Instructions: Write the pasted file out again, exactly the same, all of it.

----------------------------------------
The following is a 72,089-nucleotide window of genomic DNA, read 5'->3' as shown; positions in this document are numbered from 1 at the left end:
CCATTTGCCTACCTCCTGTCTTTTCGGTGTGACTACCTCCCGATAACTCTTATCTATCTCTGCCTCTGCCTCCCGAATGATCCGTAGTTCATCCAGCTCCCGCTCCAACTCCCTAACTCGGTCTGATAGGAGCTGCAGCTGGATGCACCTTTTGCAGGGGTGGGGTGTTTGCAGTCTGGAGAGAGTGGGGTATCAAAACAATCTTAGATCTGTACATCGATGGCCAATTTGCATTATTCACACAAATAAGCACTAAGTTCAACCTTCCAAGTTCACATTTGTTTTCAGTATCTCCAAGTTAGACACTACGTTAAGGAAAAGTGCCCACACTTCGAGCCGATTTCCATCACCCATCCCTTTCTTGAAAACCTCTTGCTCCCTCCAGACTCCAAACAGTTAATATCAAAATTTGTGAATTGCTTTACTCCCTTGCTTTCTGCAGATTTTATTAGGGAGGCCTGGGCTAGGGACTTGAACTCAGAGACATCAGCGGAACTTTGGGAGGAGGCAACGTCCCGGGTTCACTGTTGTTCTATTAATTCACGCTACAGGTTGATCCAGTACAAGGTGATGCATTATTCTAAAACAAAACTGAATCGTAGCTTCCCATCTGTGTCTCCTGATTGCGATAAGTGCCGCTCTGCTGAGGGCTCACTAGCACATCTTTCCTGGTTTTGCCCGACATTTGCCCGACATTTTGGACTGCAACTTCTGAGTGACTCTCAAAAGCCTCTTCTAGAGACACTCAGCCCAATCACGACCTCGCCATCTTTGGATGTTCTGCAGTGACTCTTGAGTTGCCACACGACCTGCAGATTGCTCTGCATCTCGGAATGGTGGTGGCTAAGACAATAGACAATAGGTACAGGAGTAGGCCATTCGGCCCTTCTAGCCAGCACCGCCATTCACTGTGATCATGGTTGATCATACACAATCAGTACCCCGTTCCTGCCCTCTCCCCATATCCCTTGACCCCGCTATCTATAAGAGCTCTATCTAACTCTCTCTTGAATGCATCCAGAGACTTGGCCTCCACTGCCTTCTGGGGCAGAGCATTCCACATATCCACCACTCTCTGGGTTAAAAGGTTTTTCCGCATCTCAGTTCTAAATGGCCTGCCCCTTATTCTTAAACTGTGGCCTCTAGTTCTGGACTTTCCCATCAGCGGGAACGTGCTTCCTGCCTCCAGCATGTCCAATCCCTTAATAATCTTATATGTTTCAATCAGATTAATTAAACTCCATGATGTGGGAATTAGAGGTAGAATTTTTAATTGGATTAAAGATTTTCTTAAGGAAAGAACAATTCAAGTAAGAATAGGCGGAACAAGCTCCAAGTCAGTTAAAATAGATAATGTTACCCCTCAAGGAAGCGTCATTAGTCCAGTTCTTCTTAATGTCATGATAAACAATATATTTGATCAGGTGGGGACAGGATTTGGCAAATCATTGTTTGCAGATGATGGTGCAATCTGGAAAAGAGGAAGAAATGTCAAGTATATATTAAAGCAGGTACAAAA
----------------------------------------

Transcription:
The following is a 72,089-nucleotide window of genomic DNA, read 5'->3' as shown; positions in this document are numbered from 1 at the left end:
CCATTTGCCTACCTCCTGTCTTTTCGGTGTGACTACCTCCCGATAACTCTTATCTATCTCTGCCTCTGCCTCCCGAATGATCCGTAGTTCATCCAGCTCCCGCTCCAACTCCCTAACTCGGTCTGATAGGAGCTGCAGCTGGATGCACCTTTTGCAGGGGTGGGGTGTTTGCAGTCTGGAGAGAGTGGGGTATCAAAACAATCTTAGATCTGTACATCGATGGCCAATTTGCATTATTCACACAAATAAGCACTAAGTTCAACCTTCCAAGTTCACATTTGTTTTCAGTATCTCCAAGTTAGACACTACGTTAAGGAAAAGTGCCCACACTTCGAGCCGATTTCCATCACCCATCCCTTTCTTGAAAACCTCTTGCTCCCTCCAGACTCCAAACAGTTAATATCAAAATTTGTGAATTGCTTTACTCCCTTGCTTTCTGCAGATTTTATTAGGGAGGCCTGGGCTAGGGACTTGAACTCAGAGACATCAGCGGAACTTTGGGAGGAGGCAACGTCCCGGGTTCACTGTTGTTCTATTAATTCACGCTACAGGTTGATCCAGTACAAGGTGATGCATTATTCTAAAACAAAACTGAATCGTAGCTTCCCATCTGTGTCTCCTGATTGCGATAAGTGCCGCTCTGCTGAGGGCTCACTAGCACATCTTTCCTGGTTTTGCCCGACATTTGCCCGACATTTTGGACTGCAACTTCTGAGTGACTCTCAAAAGCCTCTTCTAGAGACACTCAGCCCAATCACGACCTCGCCATCTTTGGATGTTCTGCAGTGACTCTTGAGTTGCCACACGACCTGCAGATTGCTCTGCATCTCGGAATGGTGGTGGCTAAGACAATAGACAATAGGTACAGGAGTAGGCCATTCGGCCCTTCTAGCCAGCACCGCCATTCACTGTGATCATGGTTGATCATACACAATCAGTACCCCGTTCCTGCCCTCTCCCCATATCCCTTGACCCCGCTATCTATAAGAGCTCTATCTAACTCTCTCTTGAATGCATCCAGAGACTTGGCCTCCACTGCCTTCTGGGGCAGAGCATTCCACATATCCACCACTCTCTGGGTTAAAAGGTTTTTCCGCATCTCAGTTCTAAATGGCCTGCCCCTTATTCTTAAACTGTGGCCTCTAGTTCTGGACTTTCCCATCAGCGGGAACGTGCTTCCTGCCTCCAGCATGTCCAATCCCTTAATAATCTTATATGTTTCAATCAGATTAATTAAACTCCATGATGTGGGAATTAGAGGTAGAATTTTTAATTGGATTAAAGATTTTCTTAAGGAAAGAACAATTCAAGTAAGAATAGGCGGAACAAGCTCCAAGTCAGTTAAAATAGATAATGTTACCCCTCAAGGAAGCGTCATTAGTCCAGTTCTTCTTAATGTCATGATAAACAATATATTTGATCAGGTGGGGACAGGATTTGGCAAATCATTGTTTGCAGATGATGGTGCAATCTGGAAAAGAGGAAGAAATGTCAAGTATATATTAAAGCAGGTACAAAA